**THE
STRINGY GEOMETRY OF THE HETEROTIC STRING**

**THE
NOTION OF STRINGY GEOMETRY**

What is the geometry of spacetime? On
macroscopic scales Einstein’s theory of relativity gives a
precise
and well-tested answer to this question: spacetime geometry
and
background matter fields obey Einstein’s equations. The
structure
of spacetime on microscopic scales remains more mysterious,
and most
approaches to quantum gravity suggest that on scales near the
Planck
length of 10^{-35}cm
a conventional notion of spacetime geometry based on manifolds
of
fixed topology and probe objects following geodesics will not
yield a
useful description. Does this mean that to describe the
microscopic
structure of spacetime we must abandon our well-honed
geometric tools
and hard-won insights? In the final reckoning it may well be
so. However, the utility of these tools and dearth of
substitutes suggest
that we do so gradually, identifying which geometric aspects
may be
safely kept, which modified, and which must be entirely
discarded. In string theory, the resulting set of ideas
constitutes the notion
of “stringy geometry.”

In string theory, the question of spacetime structure receives a new twist since the string length provides an additional scale in the problem. If the Planck length is much smaller than the string length––the regime where the strings are weakly coupled––then strings are a natural set of objects for probing spacetime geometry, and it is sufficient to study a first-quantized formulation of the theory. This formulation is a generalization of the path-integral describing the quantum evolution of a point particle in a fixed background: the world-line is replaced by a two-dimensional space, known as the worldsheet, and the point particle action is replaced by a two-dimensional quantum field theory of maps from the worldsheet to spacetime. When the spacetime is flat, the two-dimensional theory is free; more generally, the strength of quantum corrections is governed by the scale of curvatures of spacetime fields in units of the string length.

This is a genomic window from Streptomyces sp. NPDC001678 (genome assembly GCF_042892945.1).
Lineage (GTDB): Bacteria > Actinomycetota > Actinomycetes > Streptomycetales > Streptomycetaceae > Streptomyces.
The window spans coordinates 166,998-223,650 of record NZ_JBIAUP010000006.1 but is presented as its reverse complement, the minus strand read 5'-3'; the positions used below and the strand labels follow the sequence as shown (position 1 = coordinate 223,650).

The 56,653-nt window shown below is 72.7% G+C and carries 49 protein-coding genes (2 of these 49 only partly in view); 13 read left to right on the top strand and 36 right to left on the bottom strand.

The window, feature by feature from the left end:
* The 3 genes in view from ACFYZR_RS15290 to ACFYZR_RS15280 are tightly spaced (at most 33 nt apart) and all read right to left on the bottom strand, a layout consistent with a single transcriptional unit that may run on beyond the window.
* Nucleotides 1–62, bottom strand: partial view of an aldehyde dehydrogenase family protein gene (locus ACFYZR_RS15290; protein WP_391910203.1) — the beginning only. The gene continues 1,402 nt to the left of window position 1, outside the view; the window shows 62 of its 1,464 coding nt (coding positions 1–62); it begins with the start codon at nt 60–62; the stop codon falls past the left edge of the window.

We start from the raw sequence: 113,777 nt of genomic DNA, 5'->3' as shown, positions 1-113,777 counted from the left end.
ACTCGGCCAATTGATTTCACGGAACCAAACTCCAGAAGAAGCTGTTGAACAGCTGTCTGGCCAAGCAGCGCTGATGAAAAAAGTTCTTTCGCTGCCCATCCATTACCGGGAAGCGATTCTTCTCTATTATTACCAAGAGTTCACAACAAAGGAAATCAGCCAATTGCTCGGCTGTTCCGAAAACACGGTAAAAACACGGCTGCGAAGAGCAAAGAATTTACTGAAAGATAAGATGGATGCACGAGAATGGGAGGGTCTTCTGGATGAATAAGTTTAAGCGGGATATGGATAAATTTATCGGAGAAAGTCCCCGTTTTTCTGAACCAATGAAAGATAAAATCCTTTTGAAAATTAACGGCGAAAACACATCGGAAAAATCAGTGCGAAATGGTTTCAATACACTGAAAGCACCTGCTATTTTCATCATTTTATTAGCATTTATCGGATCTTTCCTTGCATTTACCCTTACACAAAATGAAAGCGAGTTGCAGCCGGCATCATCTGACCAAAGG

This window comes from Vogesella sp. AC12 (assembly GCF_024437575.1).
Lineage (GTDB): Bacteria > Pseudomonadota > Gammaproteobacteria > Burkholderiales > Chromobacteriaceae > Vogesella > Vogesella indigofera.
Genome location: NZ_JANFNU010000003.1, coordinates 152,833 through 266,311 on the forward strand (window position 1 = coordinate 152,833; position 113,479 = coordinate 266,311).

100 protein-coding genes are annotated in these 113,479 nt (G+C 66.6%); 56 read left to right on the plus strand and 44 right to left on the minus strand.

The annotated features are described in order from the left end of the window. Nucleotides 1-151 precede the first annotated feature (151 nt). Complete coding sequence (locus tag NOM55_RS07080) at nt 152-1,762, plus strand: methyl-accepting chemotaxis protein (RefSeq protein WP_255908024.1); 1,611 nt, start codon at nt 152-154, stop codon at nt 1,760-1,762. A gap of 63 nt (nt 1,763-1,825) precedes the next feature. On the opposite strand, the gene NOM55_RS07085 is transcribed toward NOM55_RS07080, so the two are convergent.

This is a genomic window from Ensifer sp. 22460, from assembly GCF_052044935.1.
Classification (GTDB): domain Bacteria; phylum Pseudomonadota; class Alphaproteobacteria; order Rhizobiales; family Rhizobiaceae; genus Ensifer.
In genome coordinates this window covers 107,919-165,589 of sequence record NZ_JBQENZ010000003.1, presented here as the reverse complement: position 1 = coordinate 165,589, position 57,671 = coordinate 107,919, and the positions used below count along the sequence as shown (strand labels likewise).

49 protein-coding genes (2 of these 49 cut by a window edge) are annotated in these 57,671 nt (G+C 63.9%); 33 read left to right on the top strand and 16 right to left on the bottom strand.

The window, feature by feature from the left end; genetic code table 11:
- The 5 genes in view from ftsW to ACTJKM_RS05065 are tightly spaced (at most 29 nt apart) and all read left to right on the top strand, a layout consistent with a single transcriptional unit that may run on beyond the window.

Invariance of the theory under worldsheet reparametrizations requires the worldsheet theory to be a conformal field theory with a certain central charge. In supersymmetric string theories, when the spacetime curvatures are small, this implies that the spacetime must be ten dimensional, and the metric and other massless background fields must obey a ten-dimensional generalization of Einstein’s equations. When the curvatures become large, this geometric interpretation must be replaced by properties of abstract conformal field theory. This quantum regime is the realm of stringy geometry. To study this regime quantitatively, it is useful to concentrate on a class of solutions with enough symmetry to make the problem tractable but not so much as to make it trivial. Such a class is provided by minimally supersymmetric four-dimensional compactifications of the heterotic string.

**HETEROTIC
STRING BACKGROUNDS AND THEIR MODULI**

The
massless fields of the ten-dimensional heterotic string in a
weakly
curved background constitute a minimal supergravity coupled to
super
Yang-Mills theory with gauge group E_{8}xE_{8}
(or SO(32)). To construct a solution with four-dimensional
Poincaré
invariance, a six-dimensional compact manifold replaces six of
the
spacetime dimensions. The consistency conditions that restrict
the